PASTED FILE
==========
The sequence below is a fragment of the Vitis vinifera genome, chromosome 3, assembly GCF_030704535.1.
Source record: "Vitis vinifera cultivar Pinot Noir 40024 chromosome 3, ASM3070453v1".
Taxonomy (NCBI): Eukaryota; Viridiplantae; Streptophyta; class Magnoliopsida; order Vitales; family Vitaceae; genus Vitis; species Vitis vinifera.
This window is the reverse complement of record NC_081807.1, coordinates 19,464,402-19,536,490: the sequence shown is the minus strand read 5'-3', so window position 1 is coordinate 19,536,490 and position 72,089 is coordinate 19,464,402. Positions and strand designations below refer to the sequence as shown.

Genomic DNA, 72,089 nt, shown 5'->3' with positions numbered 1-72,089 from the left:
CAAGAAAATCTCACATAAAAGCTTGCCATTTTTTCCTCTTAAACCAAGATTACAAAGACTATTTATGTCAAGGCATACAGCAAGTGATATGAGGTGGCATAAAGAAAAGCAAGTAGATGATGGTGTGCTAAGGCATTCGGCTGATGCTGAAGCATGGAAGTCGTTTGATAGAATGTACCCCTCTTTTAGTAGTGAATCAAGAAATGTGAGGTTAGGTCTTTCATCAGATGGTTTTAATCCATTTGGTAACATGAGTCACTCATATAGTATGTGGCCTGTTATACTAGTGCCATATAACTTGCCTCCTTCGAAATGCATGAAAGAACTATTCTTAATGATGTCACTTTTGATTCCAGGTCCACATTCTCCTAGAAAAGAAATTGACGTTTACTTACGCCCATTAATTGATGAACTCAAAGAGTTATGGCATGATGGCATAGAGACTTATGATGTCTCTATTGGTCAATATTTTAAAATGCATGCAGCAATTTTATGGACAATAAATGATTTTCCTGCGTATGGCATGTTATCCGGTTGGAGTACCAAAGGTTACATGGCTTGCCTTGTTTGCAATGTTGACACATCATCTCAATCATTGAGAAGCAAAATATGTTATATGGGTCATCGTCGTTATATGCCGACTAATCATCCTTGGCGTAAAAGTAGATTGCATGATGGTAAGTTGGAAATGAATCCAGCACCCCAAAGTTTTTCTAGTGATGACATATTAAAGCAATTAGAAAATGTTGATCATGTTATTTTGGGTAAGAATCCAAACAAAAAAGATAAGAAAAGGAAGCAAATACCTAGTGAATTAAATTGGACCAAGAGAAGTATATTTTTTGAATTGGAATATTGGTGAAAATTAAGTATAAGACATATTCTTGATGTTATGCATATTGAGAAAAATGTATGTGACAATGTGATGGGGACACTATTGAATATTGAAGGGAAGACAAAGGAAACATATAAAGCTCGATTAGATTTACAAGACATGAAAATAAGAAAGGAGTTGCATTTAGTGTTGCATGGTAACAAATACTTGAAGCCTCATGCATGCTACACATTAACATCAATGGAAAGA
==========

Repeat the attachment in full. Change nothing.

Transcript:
The sequence below is a fragment of the Vitis vinifera genome, chromosome 3, assembly GCF_030704535.1.
Source record: "Vitis vinifera cultivar Pinot Noir 40024 chromosome 3, ASM3070453v1".
Taxonomy (NCBI): Eukaryota; Viridiplantae; Streptophyta; class Magnoliopsida; order Vitales; family Vitaceae; genus Vitis; species Vitis vinifera.
This window is the reverse complement of record NC_081807.1, coordinates 19,464,402-19,536,490: the sequence shown is the minus strand read 5'-3', so window position 1 is coordinate 19,536,490 and position 72,089 is coordinate 19,464,402. Positions and strand designations below refer to the sequence as shown.

Genomic DNA, 72,089 nt, shown 5'->3' with positions numbered 1-72,089 from the left:
CAAGAAAATCTCACATAAAAGCTTGCCATTTTTTCCTCTTAAACCAAGATTACAAAGACTATTTATGTCAAGGCATACAGCAAGTGATATGAGGTGGCATAAAGAAAAGCAAGTAGATGATGGTGTGCTAAGGCATTCGGCTGATGCTGAAGCATGGAAGTCGTTTGATAGAATGTACCCCTCTTTTAGTAGTGAATCAAGAAATGTGAGGTTAGGTCTTTCATCAGATGGTTTTAATCCATTTGGTAACATGAGTCACTCATATAGTATGTGGCCTGTTATACTAGTGCCATATAACTTGCCTCCTTCGAAATGCATGAAAGAACTATTCTTAATGATGTCACTTTTGATTCCAGGTCCACATTCTCCTAGAAAAGAAATTGACGTTTACTTACGCCCATTAATTGATGAACTCAAAGAGTTATGGCATGATGGCATAGAGACTTATGATGTCTCTATTGGTCAATATTTTAAAATGCATGCAGCAATTTTATGGACAATAAATGATTTTCCTGCGTATGGCATGTTATCCGGTTGGAGTACCAAAGGTTACATGGCTTGCCTTGTTTGCAATGTTGACACATCATCTCAATCATTGAGAAGCAAAATATGTTATATGGGTCATCGTCGTTATATGCCGACTAATCATCCTTGGCGTAAAAGTAGATTGCATGATGGTAAGTTGGAAATGAATCCAGCACCCCAAAGTTTTTCTAGTGATGACATATTAAAGCAATTAGAAAATGTTGATCATGTTATTTTGGGTAAGAATCCAAACAAAAAAGATAAGAAAAGGAAGCAAATACCTAGTGAATTAAATTGGACCAAGAGAAGTATATTTTTTGAATTGGAATATTGGTGAAAATTAAGTATAAGACATATTCTTGATGTTATGCATATTGAGAAAAATGTATGTGACAATGTGATGGGGACACTATTGAATATTGAAGGGAAGACAAAGGAAACATATAAAGCTCGATTAGATTTACAAGACATGAAAATAAGAAAGGAGTTGCATTTAGTGTTGCATGGTAACAAATACTTGAAGCCTCATGCATGCTACACATTAACATCAATGGAAAGA